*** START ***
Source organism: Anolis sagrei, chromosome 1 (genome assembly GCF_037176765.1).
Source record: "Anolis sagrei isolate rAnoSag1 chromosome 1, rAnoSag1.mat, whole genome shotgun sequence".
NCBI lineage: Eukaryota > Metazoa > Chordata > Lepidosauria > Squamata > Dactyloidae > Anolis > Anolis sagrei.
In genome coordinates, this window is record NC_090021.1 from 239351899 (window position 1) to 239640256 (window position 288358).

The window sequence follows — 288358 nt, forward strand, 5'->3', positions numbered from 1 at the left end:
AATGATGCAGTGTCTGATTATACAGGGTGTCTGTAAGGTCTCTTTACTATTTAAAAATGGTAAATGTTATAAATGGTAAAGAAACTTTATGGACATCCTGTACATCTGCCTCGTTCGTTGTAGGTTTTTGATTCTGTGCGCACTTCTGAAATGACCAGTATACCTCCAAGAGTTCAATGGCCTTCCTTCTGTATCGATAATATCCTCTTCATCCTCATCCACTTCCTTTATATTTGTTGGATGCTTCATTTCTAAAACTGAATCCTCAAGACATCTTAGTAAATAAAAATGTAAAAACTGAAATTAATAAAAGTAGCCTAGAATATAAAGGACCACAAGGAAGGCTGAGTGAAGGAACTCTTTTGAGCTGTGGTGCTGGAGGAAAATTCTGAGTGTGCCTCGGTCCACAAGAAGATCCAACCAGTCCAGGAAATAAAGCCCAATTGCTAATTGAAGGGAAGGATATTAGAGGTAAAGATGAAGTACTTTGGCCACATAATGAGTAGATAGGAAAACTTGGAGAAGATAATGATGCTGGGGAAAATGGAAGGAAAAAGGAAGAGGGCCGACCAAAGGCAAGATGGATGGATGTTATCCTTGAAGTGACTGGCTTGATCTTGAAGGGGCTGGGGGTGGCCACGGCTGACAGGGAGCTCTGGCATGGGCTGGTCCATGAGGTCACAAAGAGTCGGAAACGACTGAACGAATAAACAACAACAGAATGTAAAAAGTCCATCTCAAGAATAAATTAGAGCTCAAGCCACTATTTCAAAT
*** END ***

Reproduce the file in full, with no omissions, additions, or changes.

Source organism: Anolis sagrei, chromosome 1 (genome assembly GCF_037176765.1).
Source record: "Anolis sagrei isolate rAnoSag1 chromosome 1, rAnoSag1.mat, whole genome shotgun sequence".
NCBI lineage: Eukaryota > Metazoa > Chordata > Lepidosauria > Squamata > Dactyloidae > Anolis > Anolis sagrei.
In genome coordinates, this window is record NC_090021.1 from 239351899 (window position 1) to 239640256 (window position 288358).

The window sequence follows — 288358 nt, forward strand, 5'->3', positions numbered from 1 at the left end:
AATGATGCAGTGTCTGATTATACAGGGTGTCTGTAAGGTCTCTTTACTATTTAAAAATGGTAAATGTTATAAATGGTAAAGAAACTTTATGGACATCCTGTACATCTGCCTCGTTCGTTGTAGGTTTTTGATTCTGTGCGCACTTCTGAAATGACCAGTATACCTCCAAGAGTTCAATGGCCTTCCTTCTGTATCGATAATATCCTCTTCATCCTCATCCACTTCCTTTATATTTGTTGGATGCTTCATTTCTAAAACTGAATCCTCAAGACATCTTAGTAAATAAAAATGTAAAAACTGAAATTAATAAAAGTAGCCTAGAATATAAAGGACCACAAGGAAGGCTGAGTGAAGGAACTCTTTTGAGCTGTGGTGCTGGAGGAAAATTCTGAGTGTGCCTCGGTCCACAAGAAGATCCAACCAGTCCAGGAAATAAAGCCCAATTGCTAATTGAAGGGAAGGATATTAGAGGTAAAGATGAAGTACTTTGGCCACATAATGAGTAGATAGGAAAACTTGGAGAAGATAATGATGCTGGGGAAAATGGAAGGAAAAAGGAAGAGGGCCGACCAAAGGCAAGATGGATGGATGTTATCCTTGAAGTGACTGGCTTGATCTTGAAGGGGCTGGGGGTGGCCACGGCTGACAGGGAGCTCTGGCATGGGCTGGTCCATGAGGTCACAAAGAGTCGGAAACGACTGAACGAATAAACAACAACAGAATGTAAAAAGTCCATCTCAAGAATAAATTAGAGCTCAAGCCACTATTTCAAAT